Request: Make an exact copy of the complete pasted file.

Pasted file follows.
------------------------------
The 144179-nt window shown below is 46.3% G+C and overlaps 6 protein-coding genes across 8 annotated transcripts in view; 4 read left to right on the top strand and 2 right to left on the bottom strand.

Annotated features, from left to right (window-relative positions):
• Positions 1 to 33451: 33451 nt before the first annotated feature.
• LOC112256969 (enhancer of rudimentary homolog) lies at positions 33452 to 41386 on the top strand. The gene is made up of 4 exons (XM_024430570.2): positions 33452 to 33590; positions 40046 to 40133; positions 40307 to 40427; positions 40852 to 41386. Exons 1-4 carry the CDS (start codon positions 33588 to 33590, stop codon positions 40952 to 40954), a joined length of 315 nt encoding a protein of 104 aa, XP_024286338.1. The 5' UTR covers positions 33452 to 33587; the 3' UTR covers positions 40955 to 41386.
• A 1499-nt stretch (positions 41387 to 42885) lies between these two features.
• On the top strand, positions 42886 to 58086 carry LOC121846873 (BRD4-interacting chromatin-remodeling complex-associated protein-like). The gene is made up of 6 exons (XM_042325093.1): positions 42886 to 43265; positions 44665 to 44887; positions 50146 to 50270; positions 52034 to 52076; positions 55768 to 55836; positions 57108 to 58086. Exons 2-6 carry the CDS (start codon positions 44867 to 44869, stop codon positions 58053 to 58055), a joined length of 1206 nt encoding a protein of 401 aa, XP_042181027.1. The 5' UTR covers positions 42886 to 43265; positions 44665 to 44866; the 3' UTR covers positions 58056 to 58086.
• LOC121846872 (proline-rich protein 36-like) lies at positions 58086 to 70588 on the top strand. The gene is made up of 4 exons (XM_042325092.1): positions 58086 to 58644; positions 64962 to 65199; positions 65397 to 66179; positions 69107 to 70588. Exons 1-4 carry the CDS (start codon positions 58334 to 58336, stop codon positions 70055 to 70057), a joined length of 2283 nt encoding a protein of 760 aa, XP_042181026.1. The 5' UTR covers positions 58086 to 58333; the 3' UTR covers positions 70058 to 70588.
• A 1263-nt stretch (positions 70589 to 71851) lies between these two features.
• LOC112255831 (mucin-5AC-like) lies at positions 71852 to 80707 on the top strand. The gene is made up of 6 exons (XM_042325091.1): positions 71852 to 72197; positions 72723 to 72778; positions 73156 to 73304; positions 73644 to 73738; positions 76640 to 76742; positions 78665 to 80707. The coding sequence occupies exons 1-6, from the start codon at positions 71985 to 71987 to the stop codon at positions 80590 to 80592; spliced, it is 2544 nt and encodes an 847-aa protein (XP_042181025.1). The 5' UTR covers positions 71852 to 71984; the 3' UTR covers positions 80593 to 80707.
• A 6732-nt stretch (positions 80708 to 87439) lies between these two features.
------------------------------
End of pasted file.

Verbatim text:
The 144179-nt window shown below is 46.3% G+C and overlaps 6 protein-coding genes across 8 annotated transcripts in view; 4 read left to right on the top strand and 2 right to left on the bottom strand.

Annotated features, from left to right (window-relative positions):
• Positions 1 to 33451: 33451 nt before the first annotated feature.
• LOC112256969 (enhancer of rudimentary homolog) lies at positions 33452 to 41386 on the top strand. The gene is made up of 4 exons (XM_024430570.2): positions 33452 to 33590; positions 40046 to 40133; positions 40307 to 40427; positions 40852 to 41386. Exons 1-4 carry the CDS (start codon positions 33588 to 33590, stop codon positions 40952 to 40954), a joined length of 315 nt encoding a protein of 104 aa, XP_024286338.1. The 5' UTR covers positions 33452 to 33587; the 3' UTR covers positions 40955 to 41386.
• A 1499-nt stretch (positions 41387 to 42885) lies between these two features.
• On the top strand, positions 42886 to 58086 carry LOC121846873 (BRD4-interacting chromatin-remodeling complex-associated protein-like). The gene is made up of 6 exons (XM_042325093.1): positions 42886 to 43265; positions 44665 to 44887; positions 50146 to 50270; positions 52034 to 52076; positions 55768 to 55836; positions 57108 to 58086. Exons 2-6 carry the CDS (start codon positions 44867 to 44869, stop codon positions 58053 to 58055), a joined length of 1206 nt encoding a protein of 401 aa, XP_042181027.1. The 5' UTR covers positions 42886 to 43265; positions 44665 to 44866; the 3' UTR covers positions 58056 to 58086.
• LOC121846872 (proline-rich protein 36-like) lies at positions 58086 to 70588 on the top strand. The gene is made up of 4 exons (XM_042325092.1): positions 58086 to 58644; positions 64962 to 65199; positions 65397 to 66179; positions 69107 to 70588. Exons 1-4 carry the CDS (start codon positions 58334 to 58336, stop codon positions 70055 to 70057), a joined length of 2283 nt encoding a protein of 760 aa, XP_042181026.1. The 5' UTR covers positions 58086 to 58333; the 3' UTR covers positions 70058 to 70588.
• A 1263-nt stretch (positions 70589 to 71851) lies between these two features.
• LOC112255831 (mucin-5AC-like) lies at positions 71852 to 80707 on the top strand. The gene is made up of 6 exons (XM_042325091.1): positions 71852 to 72197; positions 72723 to 72778; positions 73156 to 73304; positions 73644 to 73738; positions 76640 to 76742; positions 78665 to 80707. The coding sequence occupies exons 1-6, from the start codon at positions 71985 to 71987 to the stop codon at positions 80590 to 80592; spliced, it is 2544 nt and encodes an 847-aa protein (XP_042181025.1). The 5' UTR covers positions 71852 to 71984; the 3' UTR covers positions 80593 to 80707.
• A 6732-nt stretch (positions 80708 to 87439) lies between these two features.